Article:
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12. Negotiate a lease. When you’ve selected your space, you’ll have to negotiate your lease with the mall. At this point, it’s best to retain the services of an attorney with retail lease experience. The contract offered to you by the mall will be full of special conditions, regulations, and other confusing concepts that can be best untangled by an attorney. The terms discussed in these negotiations include costs, like utilities and maintenance costs, and also loan terms, like a reduced loan rate during the remodel period and a conflict resolution process for you and your landlord. Work with your lawyer to ensure that your interests are protected in the contract.

13. Finalize your lease. After proper analysis you can finalize the deal. Get everything in writing and show the agreement to your lawyer before signing it to make sure nothing has been changed.

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14. Acquire your merchandise. If you are selling products rather than services, you will need purchase inventory before you can open for business. If you already have inventory selected, work out vendor agreements with wholesalers or producers of those items. Otherwise, you will have to visit trade shows for your industry to locate the newest and best products to sell. This allows you to see many suppliers in a short period of time. In addition, you can use trade shows as an opportunity to learn about industry trends and network with other store owners.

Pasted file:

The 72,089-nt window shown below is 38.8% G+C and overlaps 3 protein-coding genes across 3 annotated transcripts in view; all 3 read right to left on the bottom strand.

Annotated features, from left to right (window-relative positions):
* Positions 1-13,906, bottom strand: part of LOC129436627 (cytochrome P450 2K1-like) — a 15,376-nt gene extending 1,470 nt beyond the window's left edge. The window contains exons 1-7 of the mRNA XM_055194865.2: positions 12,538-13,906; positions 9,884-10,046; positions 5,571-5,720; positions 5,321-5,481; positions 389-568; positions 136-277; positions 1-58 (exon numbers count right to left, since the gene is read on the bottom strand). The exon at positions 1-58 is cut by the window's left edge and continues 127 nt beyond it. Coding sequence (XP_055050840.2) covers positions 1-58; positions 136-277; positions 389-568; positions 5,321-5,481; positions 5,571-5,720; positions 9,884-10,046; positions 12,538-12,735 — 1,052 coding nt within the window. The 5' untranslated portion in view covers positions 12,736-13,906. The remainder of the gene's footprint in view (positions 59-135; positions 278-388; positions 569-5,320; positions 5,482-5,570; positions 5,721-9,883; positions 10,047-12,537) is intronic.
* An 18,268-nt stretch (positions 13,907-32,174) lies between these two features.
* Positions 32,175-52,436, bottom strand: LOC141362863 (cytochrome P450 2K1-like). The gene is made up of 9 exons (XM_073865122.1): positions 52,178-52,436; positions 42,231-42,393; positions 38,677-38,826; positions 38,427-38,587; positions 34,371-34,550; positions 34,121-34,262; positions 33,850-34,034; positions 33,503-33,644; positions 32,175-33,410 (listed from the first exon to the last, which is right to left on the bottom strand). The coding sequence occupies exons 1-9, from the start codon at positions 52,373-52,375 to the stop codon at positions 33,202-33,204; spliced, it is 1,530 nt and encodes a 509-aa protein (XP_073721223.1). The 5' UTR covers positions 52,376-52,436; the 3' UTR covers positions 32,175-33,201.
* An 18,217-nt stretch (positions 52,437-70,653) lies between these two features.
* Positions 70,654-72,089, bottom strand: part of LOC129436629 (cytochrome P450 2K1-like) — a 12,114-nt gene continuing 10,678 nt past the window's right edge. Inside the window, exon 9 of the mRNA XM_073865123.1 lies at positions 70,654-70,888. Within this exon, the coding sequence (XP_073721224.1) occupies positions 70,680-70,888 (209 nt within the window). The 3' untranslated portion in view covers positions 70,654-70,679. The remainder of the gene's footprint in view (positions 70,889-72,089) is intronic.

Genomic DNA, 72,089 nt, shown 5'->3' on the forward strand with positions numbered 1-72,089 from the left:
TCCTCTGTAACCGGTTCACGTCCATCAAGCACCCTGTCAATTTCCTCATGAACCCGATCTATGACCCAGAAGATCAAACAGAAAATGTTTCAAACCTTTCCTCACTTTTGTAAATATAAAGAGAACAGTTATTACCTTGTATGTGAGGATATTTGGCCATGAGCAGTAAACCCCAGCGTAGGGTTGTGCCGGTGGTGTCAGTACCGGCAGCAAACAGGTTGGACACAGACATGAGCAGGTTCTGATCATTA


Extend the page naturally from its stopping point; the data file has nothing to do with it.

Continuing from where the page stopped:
See also: 26 Ways on How to Manage a Small Bakery Business

15. Design the inside of your business carefully. Work with an interior designer to perfect the feel of the inside of your store. Think about lighting and decorations in every part of the store. Also think about music you will play and what smells, if any, you will seek to create. Use all of these different aspects of your store to create a mood that fits with your target customers and your product.

  • Remember to create a place for your most important or fastest-selling inventory in a dominant position at the front of the store, right in front of the door.

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16. Make sure your operations are in order. Before you open, check over everything again. Make sure your licenses and permits are all in order and processed with the government. Check that your method for accepting payments is functioning. Check your inventory for content and presentation. Assess your employees’ readiness for opening and running operations.

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17. Hold a grand opening. Advertise your new store in the newspaper or on tv before your opening. Hold some sort of event to get customers in the door. For example, you could offer a free gift with a purchase or something similar. Just make sure it is a big event that grabs the attention of customers walking around the mall.

  • Alternately, you can hold a “soft opening” first, where systems and employees are tested before announcing a grand opening. This guarantees that your store is properly functioning before the grand opening.